3. Extra credit is assigned to motivate students. If students aren’t working hard enough, and extra credit is the incentive, then I humbly suggest that there is a suite of pedagogical approaches that will increase student effort and engagement that don’t involve the inherent unfairness in extra credit. Extra credit encourages students to obsess over their scores rather than focus on the content of the course. If you have students jump through hoops to get a higher grade than they think they would otherwise be getting, then how does this help them learn?
4. Extra credit keeps students happier. I’m doubt this is true. Does extra credit help professors out by boosting their evaluations? I’m not aware of any evidence along these lines and my anecdotal observations suggest that some students are aware that extra credit is manipulative. Even if extra credit would pacify some otherwise unhappy students, priority should be placed on fairness.
5. Extra credit is assigned because the professor overestimated or underestimated the difficulty of the curriculum. If students are underperforming because the course was harder than the professor intended, then the scale should be shifted. If students are overperforming and extra credit is required to give students enough material for learning, then other curricular changes within the bounds of the course should be implemented.
6. Extra credit is assigned to engage students with the community. If student involvement in the community through some extracurricular activity (such as a beach cleanup, or volunteer tutoring at a local elementary school) is desired by the professor, then it should be built into the required curriculum. It’s acceptable to integrate service learning in all kinds of courses. If you don’t want to require it, but want to provide the option, then you could make this activity one of a variety of things that are worth equal required points, or you could offer the possibility without giving student an academic reward for extracurricular activities.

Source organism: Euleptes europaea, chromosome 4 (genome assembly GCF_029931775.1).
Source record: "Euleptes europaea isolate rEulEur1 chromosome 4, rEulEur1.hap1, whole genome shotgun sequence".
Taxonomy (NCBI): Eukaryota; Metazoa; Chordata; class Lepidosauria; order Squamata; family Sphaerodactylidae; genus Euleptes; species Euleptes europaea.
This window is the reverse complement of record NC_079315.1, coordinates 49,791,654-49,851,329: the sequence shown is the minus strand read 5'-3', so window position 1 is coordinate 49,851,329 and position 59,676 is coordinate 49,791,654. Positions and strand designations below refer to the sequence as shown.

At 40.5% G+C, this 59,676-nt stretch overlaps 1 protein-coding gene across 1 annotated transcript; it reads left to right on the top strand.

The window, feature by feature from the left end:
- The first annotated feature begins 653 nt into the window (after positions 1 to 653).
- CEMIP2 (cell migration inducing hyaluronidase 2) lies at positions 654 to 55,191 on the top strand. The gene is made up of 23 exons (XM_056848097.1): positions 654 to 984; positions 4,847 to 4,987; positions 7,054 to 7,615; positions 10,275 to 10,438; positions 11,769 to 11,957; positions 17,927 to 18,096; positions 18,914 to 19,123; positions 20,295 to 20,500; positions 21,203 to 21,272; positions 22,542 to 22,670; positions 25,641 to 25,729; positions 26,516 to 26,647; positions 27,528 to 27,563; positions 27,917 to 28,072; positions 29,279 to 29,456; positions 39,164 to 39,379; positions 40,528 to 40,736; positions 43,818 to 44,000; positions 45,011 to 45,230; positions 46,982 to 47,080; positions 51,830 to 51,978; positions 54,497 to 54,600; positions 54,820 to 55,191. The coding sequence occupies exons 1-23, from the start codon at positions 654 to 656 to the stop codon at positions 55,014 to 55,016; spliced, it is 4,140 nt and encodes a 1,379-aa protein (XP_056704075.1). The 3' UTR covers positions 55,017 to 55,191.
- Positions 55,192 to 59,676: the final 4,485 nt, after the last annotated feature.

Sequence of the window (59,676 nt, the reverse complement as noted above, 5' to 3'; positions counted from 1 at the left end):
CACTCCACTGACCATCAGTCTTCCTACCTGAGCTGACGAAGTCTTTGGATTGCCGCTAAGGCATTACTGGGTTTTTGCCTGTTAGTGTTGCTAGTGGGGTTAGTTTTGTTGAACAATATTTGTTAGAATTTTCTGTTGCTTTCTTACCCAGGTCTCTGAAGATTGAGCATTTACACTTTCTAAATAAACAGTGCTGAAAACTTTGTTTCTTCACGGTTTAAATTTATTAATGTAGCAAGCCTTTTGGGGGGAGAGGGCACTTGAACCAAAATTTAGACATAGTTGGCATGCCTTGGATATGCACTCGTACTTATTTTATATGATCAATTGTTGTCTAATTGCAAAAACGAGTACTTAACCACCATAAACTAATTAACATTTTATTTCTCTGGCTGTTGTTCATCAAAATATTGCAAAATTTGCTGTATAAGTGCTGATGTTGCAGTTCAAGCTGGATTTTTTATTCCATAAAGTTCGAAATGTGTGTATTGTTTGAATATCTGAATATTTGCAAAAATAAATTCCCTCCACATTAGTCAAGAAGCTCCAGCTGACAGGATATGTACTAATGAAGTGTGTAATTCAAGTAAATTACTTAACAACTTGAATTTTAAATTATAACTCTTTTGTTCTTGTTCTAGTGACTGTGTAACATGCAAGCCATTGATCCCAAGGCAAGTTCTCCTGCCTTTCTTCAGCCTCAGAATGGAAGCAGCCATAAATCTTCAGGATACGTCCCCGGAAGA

Don’t get me wrong – I’m all in favor of an instructor calling an audible during the semester to change up all kinds of things. I often have a large amount of points to ‘homework and in class assignments.’ I often don’t know exactly what those are going to be when I start the semester. However, I’m not going to give extra points on top of those assignments. It’s simply unfair and doesn’t respect my students’ time.
When students come see me about extra credit during the semester, I explain that I don’t give extra credit because it’s unfair to students who have their time budgeted to other activities and to those who were able to perform well consistently throughout the semester. Nobody’s argued with any substance, other than, “Are you sure?” Yes, I am sure.
One strategic reason to be clear about not offering extra credit is that some students accustomed to the practice might not try hard to learn the course material in the first part of the course, hoping that extra credit might bail them out in the end. By not having extra credit, and making sure this is well known, then you might get a higher investment throughout the whole semester.
The professor-student relationship is structured by the power that the professor has over the student. By coming up with (seemingly) capricious ways to increase student scores throughout the semester, this looks like an abuse of that power to make things easier for the professor and (seemingly) harder on the students who don’t need the extra credit.
If you are providing a carrot to some students, then those who aren’t able to eat or fully digest the carrot will then see extra credit as a stick. When I start my classes each semester, I tell my students: “The world isn’t fair. But in this classroom, I place a high value on endeavoring to be as fair as possible.” If I offered extra credit, then I’d be undermining that notion.
Many of my students work long hours outside of school, in addition to a full course load, and they also have families to care for. I’m not going to ask anything more of them other than what was in the course catalog and what I made very clear in the course syllabus. Even if I taught a bunch of students on a residential campus, who did not have major family obligations including a paying job, I still feel that extra credit would be an unprofessional manipulation that wouldn’t fairly treat those who did their best throughout the course.